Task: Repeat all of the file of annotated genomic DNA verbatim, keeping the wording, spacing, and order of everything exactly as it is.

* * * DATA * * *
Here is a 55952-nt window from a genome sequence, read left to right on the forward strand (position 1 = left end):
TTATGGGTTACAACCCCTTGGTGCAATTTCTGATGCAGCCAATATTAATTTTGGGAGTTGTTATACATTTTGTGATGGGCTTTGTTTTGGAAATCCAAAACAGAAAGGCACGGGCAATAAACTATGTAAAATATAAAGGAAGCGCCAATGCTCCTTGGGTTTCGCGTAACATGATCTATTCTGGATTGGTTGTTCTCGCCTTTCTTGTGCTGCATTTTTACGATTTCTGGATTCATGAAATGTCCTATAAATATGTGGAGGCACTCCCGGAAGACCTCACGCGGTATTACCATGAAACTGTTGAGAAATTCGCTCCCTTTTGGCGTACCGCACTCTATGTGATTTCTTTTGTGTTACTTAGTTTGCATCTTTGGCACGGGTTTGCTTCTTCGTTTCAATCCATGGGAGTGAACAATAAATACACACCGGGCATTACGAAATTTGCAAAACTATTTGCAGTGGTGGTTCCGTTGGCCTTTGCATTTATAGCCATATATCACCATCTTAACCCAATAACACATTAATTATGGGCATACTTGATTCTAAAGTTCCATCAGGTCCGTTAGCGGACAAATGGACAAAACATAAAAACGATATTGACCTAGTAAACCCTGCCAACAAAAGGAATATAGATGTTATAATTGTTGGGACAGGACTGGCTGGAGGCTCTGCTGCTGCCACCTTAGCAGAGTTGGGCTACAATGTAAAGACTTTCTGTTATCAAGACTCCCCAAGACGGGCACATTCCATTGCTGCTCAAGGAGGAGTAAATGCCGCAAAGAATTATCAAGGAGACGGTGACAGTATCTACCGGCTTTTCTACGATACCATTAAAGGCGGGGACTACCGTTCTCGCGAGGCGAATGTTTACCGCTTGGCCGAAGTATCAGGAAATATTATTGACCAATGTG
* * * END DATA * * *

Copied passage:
Here is a 55952-nt window from a genome sequence, read left to right on the forward strand (position 1 = left end):
TTATGGGTTACAACCCCTTGGTGCAATTTCTGATGCAGCCAATATTAATTTTGGGAGTTGTTATACATTTTGTGATGGGCTTTGTTTTGGAAATCCAAAACAGAAAGGCACGGGCAATAAACTATGTAAAATATAAAGGAAGCGCCAATGCTCCTTGGGTTTCGCGTAACATGATCTATTCTGGATTGGTTGTTCTCGCCTTTCTTGTGCTGCATTTTTACGATTTCTGGATTCATGAAATGTCCTATAAATATGTGGAGGCACTCCCGGAAGACCTCACGCGGTATTACCATGAAACTGTTGAGAAATTCGCTCCCTTTTGGCGTACCGCACTCTATGTGATTTCTTTTGTGTTACTTAGTTTGCATCTTTGGCACGGGTTTGCTTCTTCGTTTCAATCCATGGGAGTGAACAATAAATACACACCGGGCATTACGAAATTTGCAAAACTATTTGCAGTGGTGGTTCCGTTGGCCTTTGCATTTATAGCCATATATCACCATCTTAACCCAATAACACATTAATTATGGGCATACTTGATTCTAAAGTTCCATCAGGTCCGTTAGCGGACAAATGGACAAAACATAAAAACGATATTGACCTAGTAAACCCTGCCAACAAAAGGAATATAGATGTTATAATTGTTGGGACAGGACTGGCTGGAGGCTCTGCTGCTGCCACCTTAGCAGAGTTGGGCTACAATGTAAAGACTTTCTGTTATCAAGACTCCCCAAGACGGGCACATTCCATTGCTGCTCAAGGAGGAGTAAATGCCGCAAAGAATTATCAAGGAGACGGTGACAGTATCTACCGGCTTTTCTACGATACCATTAAAGGCGGGGACTACCGTTCTCGCGAGGCGAATGTTTACCGCTTGGCCGAAGTATCAGGAAATATTATTGACCAATGTG